A must for every gardener is the weathervane. It can advise you instantly as to the change in direction of the wind and of impending rain, warning you that there may only be a short time before you get drenched. I started checking these out after our weather became inclement in less than 30 minutes last Sunday. All weekend we had enjoyed the most beautiful weather; chilly, yet sunny mornings warming up throughout the day to an almost perfect autumn climate.
However, once a nor-wester starts to brew it doesn’t take long for the weather to change and eventually rain will fall. Wouldn’t it be easier to see the change happen as soon as it occurs? This is why weathervanes are such a necessity for gardeners.
So, what’s the importance of copper weathervanes? Most weathervanes are made from some metal whether it is aluminium, stainless steel, galvanised steel or wrought iron and while most of these will do the job adequately it takes copper to really stand out.
One of the big benefits of copper weathervanes is that they don’t rust and will maintain their look for many, many years. Depending on the metals found in your natural rainfall (and natural rainfall always contains some metals) will depend on how other metal weathervanes will respond. Some metals will aid in the eventual corrosion of your weathervane while others may just make them look unsightly.
Copper weathervanes are durable and they look great all the time. They also have a sense of prestige about them that other weathervanes don’t.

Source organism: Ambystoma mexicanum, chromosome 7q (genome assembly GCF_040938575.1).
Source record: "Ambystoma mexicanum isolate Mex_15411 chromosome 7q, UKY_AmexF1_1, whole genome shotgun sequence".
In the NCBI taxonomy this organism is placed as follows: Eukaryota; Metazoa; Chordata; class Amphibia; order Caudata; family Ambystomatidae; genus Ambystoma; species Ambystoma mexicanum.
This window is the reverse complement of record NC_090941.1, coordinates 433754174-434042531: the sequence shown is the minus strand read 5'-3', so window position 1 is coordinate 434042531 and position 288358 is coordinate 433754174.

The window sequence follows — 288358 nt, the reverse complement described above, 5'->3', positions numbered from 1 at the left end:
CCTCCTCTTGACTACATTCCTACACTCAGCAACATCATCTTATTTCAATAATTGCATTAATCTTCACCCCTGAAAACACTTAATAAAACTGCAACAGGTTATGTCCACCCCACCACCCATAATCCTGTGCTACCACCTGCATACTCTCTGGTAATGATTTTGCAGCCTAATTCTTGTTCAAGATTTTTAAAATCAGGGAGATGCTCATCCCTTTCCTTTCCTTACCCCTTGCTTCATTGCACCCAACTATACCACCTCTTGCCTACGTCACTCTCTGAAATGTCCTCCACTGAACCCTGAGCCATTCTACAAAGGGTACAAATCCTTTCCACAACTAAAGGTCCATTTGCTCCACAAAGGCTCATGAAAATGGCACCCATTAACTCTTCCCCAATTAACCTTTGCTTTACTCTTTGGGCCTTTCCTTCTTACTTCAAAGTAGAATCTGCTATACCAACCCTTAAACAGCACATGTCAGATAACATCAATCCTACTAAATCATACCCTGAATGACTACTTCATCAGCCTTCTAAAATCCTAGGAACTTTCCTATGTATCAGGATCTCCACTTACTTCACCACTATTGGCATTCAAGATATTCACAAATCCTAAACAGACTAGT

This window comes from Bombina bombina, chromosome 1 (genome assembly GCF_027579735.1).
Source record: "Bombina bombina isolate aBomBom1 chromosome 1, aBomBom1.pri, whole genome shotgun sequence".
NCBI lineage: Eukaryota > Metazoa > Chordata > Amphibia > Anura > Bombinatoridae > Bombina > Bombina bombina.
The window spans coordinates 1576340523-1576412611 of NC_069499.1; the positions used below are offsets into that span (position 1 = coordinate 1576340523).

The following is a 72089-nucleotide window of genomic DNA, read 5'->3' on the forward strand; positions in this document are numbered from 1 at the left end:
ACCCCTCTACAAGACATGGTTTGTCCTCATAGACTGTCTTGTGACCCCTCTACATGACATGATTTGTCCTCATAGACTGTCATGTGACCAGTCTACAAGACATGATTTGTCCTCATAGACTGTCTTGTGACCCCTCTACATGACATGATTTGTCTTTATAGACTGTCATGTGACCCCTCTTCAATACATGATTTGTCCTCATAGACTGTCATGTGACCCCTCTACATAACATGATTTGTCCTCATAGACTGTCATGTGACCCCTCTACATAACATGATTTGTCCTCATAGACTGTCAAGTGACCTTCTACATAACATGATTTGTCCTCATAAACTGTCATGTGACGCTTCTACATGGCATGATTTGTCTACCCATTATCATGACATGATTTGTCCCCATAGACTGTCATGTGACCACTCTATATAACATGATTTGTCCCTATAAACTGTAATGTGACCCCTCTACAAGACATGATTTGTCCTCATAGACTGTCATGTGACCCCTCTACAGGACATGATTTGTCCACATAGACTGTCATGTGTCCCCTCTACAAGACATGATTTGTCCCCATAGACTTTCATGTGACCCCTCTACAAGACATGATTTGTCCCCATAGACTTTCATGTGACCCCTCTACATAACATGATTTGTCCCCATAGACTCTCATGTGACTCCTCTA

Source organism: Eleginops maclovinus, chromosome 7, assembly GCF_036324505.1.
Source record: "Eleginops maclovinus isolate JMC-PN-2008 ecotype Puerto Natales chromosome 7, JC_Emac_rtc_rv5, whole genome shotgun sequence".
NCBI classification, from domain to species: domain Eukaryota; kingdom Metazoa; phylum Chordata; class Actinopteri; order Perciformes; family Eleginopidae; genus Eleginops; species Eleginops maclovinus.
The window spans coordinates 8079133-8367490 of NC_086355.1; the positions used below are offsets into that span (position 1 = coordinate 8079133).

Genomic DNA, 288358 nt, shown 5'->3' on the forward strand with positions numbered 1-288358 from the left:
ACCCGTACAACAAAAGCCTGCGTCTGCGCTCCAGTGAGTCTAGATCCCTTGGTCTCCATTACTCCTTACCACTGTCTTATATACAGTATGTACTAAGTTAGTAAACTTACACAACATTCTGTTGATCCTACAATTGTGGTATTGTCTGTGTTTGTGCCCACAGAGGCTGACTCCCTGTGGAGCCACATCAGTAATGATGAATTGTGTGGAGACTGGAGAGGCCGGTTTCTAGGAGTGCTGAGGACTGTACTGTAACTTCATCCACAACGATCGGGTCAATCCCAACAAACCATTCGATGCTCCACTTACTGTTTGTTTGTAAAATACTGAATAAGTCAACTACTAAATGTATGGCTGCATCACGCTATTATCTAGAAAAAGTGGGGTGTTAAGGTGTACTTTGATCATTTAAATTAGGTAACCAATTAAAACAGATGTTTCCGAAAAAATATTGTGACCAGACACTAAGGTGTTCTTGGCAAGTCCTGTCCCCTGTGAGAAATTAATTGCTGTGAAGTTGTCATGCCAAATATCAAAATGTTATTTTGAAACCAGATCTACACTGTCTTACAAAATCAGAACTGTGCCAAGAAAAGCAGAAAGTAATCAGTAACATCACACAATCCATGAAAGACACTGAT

Types of copper weathervane
There are almost as many copper weathervanes as there are ideas about designing such equipment. The most common would be the rooster and the traditional stand-alone directional weathervane but then there are many others also. Horses, rabbits, cyclists, yachts, hot air balloons even witches on broomsticks (if you’re that way inclined).
How to install a copper weathervane
Weathervanes can be mounted on freestanding poles in the middle of your garden or, as most gardeners do, from the top of their roof. The most important aspect of installing a weathervane is to ensure that it’s line of sight is not hindered by other structures of plants. If a large tree is directly in the path of a prominent wind direction this will skew the performance of your weathervane. So find a place that will not distract the weathervane.
Also find a location that is easy to get to for ongoing maintenance.
Once a location is sourced mount the pole securely using a spirit level to ensure that the pole is straight and level. This is also critical to the weathervanes performance as a deviation can hinder the weathervane from moving appropriately.
Point the directional arrows in the correct region ensuring that the east-west arrow is exactly 90° from the north-south arrow.
Grease the spindle and make sure the weathervane spins freely.
Maintaining your copper weathervane
Most copper weathervanes are verdigris (that is they aren’t polished and appear to be aged). While some copper weathervanes are polished and require constant polishing to remain looking good. If you are after a low maintenance weathervane I would certainly recommend buying a verdigris over polished.
If you have birds roost on your weathervane you may need to maintain it a little more than those who don’t. Bird droppings will mar the look of your weathervane and may also affect its balance rendering it inaccurate when signalling a wind change. These droppings may also clog the spindle causing it to cease moving. If this is the case, wash the droppings off the weathervane and apply some grease or vaseline to the spindle ensuring that it rotates freely.
If you want to deter birds from roosting on your copper weathervane hang a shiny trinket or small mirror from the vane. This will annoy birds from getting too close and they will stop coming back.